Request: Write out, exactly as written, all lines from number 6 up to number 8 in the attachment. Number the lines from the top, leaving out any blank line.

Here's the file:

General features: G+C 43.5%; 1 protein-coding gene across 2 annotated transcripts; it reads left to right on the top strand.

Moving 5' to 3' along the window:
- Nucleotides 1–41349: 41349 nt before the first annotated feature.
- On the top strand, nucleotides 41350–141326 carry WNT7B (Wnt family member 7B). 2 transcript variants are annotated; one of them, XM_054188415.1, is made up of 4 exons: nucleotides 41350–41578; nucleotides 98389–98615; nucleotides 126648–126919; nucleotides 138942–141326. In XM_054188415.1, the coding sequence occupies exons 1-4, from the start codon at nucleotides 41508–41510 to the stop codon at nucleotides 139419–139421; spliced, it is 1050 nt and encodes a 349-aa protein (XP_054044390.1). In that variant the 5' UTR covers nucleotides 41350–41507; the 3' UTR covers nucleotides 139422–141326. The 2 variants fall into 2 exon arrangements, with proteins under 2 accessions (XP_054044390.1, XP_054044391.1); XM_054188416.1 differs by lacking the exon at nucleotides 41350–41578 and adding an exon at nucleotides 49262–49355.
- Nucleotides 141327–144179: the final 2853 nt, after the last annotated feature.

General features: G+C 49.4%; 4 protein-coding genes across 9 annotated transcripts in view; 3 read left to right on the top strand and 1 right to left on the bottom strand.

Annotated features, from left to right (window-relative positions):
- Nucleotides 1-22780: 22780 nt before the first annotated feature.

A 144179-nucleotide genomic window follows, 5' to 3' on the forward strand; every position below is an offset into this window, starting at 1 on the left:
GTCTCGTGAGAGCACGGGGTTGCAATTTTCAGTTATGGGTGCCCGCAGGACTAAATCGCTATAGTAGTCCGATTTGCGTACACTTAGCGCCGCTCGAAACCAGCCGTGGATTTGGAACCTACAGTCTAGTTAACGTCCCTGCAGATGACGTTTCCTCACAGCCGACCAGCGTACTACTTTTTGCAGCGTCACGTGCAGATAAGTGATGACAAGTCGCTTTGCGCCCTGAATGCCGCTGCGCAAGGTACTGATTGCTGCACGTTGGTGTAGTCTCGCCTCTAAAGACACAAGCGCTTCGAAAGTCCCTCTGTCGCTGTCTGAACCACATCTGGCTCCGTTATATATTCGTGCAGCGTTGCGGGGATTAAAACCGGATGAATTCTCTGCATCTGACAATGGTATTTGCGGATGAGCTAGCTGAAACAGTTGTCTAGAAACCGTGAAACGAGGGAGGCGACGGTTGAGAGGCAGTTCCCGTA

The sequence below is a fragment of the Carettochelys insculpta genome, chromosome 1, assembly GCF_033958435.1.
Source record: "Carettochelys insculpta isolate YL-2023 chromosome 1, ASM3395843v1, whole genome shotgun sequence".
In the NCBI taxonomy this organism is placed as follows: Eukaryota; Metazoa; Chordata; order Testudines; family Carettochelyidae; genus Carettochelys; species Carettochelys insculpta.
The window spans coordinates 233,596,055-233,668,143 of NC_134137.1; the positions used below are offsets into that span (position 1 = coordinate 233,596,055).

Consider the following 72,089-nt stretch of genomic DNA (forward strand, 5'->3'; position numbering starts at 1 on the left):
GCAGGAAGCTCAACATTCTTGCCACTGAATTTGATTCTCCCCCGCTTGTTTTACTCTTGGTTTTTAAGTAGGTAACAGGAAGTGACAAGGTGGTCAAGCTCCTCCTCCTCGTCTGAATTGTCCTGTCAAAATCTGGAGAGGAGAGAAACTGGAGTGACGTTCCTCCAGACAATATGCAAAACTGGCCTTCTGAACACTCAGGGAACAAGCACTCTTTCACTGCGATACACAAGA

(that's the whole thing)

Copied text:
General features: G+C 49.4%; 4 protein-coding genes across 9 annotated transcripts in view; 3 read left to right on the top strand and 1 right to left on the bottom strand.

Annotated features, from left to right (window-relative positions):
- Nucleotides 1-22780: 22780 nt before the first annotated feature.